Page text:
Sri Lanka will vote in the parliamentary elections Wednesday with the Sri Lanka Podujana Permuna (SLPP)—the regional party formed by the Rajapaksa brothers—expected to win. However, the question is whether the SLPP will get the two-thirds majority it is hoping for, a win that could allow them to amend the Constitution and restore presidential powers that were diluted in 2015.
Much like in India, the main Sri Lankan opposition—United National Party (UNP)—is in the doldrums. It has imploded with a section of the younger members walking away from former prime minister Ranil Wickremesinghe’s party. The main opposition challenger is Sajith Premadasa, leader of another powerful political dynasty. His father was president Ranasinghe Premadasa, a grassroots politician who was once much loved by the people. Ranasinghe is remembered in India for his opposition to the India-Sri Lanka accord of 1987, and also as the president who joined hands with the Liberation Tigers of Tamil Eelam (LTTE) to throw out the Indian Peace Keeping Force (IPKF) from the Sri Lankan soil.
Sajith broke away from the UNP after a fallout with the senior stalwarts and formed the Samagi Jana Balawegaya (SJB), a new political outfit. Instead of concentrating their energies on fighting the ruling SLPP, the SJB members are busy settling scores among themselves. So the field is clear for the SLPP to romp home.
Liberals in Sri Lanka are, however, hoping that people will not give the SLPP the supermajority it is campaigning for. The Rajapaksa brothers are overwhelmingly popular among large sections of the Sinhala Buddhist majority in the country. It was after all during Mahinda Rajapaska’s presidency that the LTTE was eliminated and the Tiger supremo Prabhakaran was killed. Current President Gotabaya Rajapaksa was the defence secretary and played a crucial role in the defeat of the LTTE. That victory made the Rajapaksas immensely popular among Sinhala majority. It also gave rise to Sinhala chauvinism and stamping out of all dissent in the island. NGOs, journalists, and human rights activists became the target of government high-handedness.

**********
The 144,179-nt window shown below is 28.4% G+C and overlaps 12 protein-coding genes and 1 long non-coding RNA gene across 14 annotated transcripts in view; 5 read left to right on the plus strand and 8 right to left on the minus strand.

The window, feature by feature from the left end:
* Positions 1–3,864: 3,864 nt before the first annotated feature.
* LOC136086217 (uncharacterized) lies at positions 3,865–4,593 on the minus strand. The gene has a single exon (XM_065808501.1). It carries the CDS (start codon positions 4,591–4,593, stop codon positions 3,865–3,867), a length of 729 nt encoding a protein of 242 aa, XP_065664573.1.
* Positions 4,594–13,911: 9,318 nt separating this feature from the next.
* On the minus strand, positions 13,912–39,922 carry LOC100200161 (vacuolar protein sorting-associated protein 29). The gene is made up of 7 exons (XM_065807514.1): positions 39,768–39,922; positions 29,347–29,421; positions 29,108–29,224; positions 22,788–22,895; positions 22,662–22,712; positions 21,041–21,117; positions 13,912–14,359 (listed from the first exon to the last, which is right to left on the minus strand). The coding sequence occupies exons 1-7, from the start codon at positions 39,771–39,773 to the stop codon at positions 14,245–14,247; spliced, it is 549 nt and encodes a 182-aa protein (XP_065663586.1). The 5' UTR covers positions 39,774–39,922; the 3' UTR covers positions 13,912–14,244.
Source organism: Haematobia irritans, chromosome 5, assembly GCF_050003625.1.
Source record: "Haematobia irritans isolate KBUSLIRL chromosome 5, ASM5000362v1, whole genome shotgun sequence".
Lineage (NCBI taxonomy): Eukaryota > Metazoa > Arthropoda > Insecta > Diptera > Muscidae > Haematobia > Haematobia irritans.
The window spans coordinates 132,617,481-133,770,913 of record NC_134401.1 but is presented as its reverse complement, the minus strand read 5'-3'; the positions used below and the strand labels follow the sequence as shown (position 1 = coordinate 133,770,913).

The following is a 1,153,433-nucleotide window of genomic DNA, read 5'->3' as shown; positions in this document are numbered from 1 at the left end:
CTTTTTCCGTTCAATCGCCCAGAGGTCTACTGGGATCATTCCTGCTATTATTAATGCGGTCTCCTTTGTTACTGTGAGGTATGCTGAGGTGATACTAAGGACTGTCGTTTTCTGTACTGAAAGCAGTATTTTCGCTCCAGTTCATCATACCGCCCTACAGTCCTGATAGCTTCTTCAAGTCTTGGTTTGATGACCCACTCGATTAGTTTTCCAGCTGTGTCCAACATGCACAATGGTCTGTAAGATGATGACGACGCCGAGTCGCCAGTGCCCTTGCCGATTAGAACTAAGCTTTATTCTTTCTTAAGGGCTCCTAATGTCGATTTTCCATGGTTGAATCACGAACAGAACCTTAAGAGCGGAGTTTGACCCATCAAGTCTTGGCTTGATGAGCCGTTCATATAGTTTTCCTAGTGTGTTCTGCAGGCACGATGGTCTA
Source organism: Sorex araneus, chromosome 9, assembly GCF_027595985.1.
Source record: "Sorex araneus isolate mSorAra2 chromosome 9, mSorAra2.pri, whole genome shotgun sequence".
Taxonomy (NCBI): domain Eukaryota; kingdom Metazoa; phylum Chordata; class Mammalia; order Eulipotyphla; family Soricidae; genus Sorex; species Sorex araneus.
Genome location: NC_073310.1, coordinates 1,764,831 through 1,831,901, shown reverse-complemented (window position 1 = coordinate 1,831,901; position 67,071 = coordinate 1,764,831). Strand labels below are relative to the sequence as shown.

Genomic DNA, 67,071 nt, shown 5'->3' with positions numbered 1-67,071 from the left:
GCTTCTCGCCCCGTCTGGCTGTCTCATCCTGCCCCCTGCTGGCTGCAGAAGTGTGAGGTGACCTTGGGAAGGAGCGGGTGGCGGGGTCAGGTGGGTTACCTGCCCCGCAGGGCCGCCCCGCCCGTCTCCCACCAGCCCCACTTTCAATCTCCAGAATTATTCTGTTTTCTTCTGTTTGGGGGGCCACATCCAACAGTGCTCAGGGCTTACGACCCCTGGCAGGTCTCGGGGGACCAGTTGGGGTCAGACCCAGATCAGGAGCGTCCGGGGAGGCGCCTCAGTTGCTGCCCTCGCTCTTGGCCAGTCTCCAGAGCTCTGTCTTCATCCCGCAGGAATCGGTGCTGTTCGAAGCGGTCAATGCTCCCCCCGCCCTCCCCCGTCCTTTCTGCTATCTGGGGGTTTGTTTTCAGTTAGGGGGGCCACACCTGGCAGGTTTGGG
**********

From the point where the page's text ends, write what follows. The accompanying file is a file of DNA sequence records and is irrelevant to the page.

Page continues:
This is what people are now afraid of. If the opposition in the Parliament is weak, the government will be in a position to do pretty much what it wants. After the 2019 presidential elections, the parliament did not reflect the change in the power structure; it was dominated by the opposition. President Gotabaya as well as Prime Minister Rajapaksa found it difficult to govern. So, in March the Parliament was dissolved six months ahead of its schedule and elections were announced for April 25. But due to the Covid pandemic, the polls were postponed to August 5.
In the north and east, the Tamil National Alliance (TNA) too is facing competition from new political outfits. The TNA and most Tamil parties will be opposed to Rajapaksa brothers. During last year’s presidential elections, Sajith could gather all the Tamil votes. Because of the family’s history, there is a soft corner for Sajith among Tamils. The people of the north and east will naturally vote for the Tamil parties. This gives a stronger hope to the ruling dispensation.
The SLPP wants two-thirds majority to be in a position to scrap the 19th amendment of the Constitution which had scaled down the powers of the executive president and restored the supremacy of the prime minister. The government wants more power for the president, though, at the moment, with his brother as the PM, there is no major problem. The SLPP did not have the numbers to make suitable legislation in the last Parliament.
The 19th amendment to the Constitution was passed in April 2015 when the national coalition government with the UNP’s Sirisena as President and Ranil Wickremesinghe as prime minister joined hands to defeat Rajapaksa. The amendment was to ensure that president’s power is balanced by the PM.
There is a chatter in Colombo about the Rajapaksa brothers planning a new Constitution for the island state, but no details are out. Victory is assured for the ruling SLPP, but by what margin remains to be seen. The hope is that the opposition members also get elected in sufficient numbers to ensure that one-party rule is avoided.